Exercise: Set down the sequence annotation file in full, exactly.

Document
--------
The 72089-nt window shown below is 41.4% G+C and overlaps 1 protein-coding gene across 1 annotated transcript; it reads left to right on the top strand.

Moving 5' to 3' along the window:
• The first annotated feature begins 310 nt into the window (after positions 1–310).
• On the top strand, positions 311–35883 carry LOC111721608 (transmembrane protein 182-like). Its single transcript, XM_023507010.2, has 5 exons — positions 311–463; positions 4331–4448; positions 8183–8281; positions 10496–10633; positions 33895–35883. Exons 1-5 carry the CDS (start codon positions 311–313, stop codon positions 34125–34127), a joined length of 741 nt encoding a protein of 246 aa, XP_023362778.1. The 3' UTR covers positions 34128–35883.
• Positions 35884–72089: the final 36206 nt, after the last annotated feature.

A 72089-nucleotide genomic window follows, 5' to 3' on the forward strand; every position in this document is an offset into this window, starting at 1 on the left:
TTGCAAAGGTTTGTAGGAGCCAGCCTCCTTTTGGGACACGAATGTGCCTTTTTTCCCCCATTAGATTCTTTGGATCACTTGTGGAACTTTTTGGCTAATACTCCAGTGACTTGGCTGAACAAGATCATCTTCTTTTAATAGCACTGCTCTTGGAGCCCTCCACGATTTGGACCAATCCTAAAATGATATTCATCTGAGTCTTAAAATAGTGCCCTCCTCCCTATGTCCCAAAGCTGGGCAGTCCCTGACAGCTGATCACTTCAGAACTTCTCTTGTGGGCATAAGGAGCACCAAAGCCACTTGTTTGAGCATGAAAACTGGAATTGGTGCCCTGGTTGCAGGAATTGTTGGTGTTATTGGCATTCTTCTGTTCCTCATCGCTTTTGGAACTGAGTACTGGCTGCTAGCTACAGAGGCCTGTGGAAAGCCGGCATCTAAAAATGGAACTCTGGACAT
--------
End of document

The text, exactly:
The 72089-nt window shown below is 41.4% G+C and overlaps 1 protein-coding gene across 1 annotated transcript; it reads left to right on the top strand.

Moving 5' to 3' along the window:
• The first annotated feature begins 310 nt into the window (after positions 1–310).
• On the top strand, positions 311–35883 carry LOC111721608 (transmembrane protein 182-like). Its single transcript, XM_023507010.2, has 5 exons — positions 311–463; positions 4331–4448; positions 8183–8281; positions 10496–10633; positions 33895–35883. Exons 1-5 carry the CDS (start codon positions 311–313, stop codon positions 34125–34127), a joined length of 741 nt encoding a protein of 246 aa, XP_023362778.1. The 3' UTR covers positions 34128–35883.
• Positions 35884–72089: the final 36206 nt, after the last annotated feature.

A 72089-nucleotide genomic window follows, 5' to 3' on the forward strand; every position in this document is an offset into this window, starting at 1 on the left:
TTGCAAAGGTTTGTAGGAGCCAGCCTCCTTTTGGGACACGAATGTGCCTTTTTTCCCCCATTAGATTCTTTGGATCACTTGTGGAACTTTTTGGCTAATACTCCAGTGACTTGGCTGAACAAGATCATCTTCTTTTAATAGCACTGCTCTTGGAGCCCTCCACGATTTGGACCAATCCTAAAATGATATTCATCTGAGTCTTAAAATAGTGCCCTCCTCCCTATGTCCCAAAGCTGGGCAGTCCCTGACAGCTGATCACTTCAGAACTTCTCTTGTGGGCATAAGGAGCACCAAAGCCACTTGTTTGAGCATGAAAACTGGAATTGGTGCCCTGGTTGCAGGAATTGTTGGTGTTATTGGCATTCTTCTGTTCCTCATCGCTTTTGGAACTGAGTACTGGCTGCTAGCTACAGAGGCCTGTGGAAAGCCGGCATCTAAAAATGGAACTCTGGACAT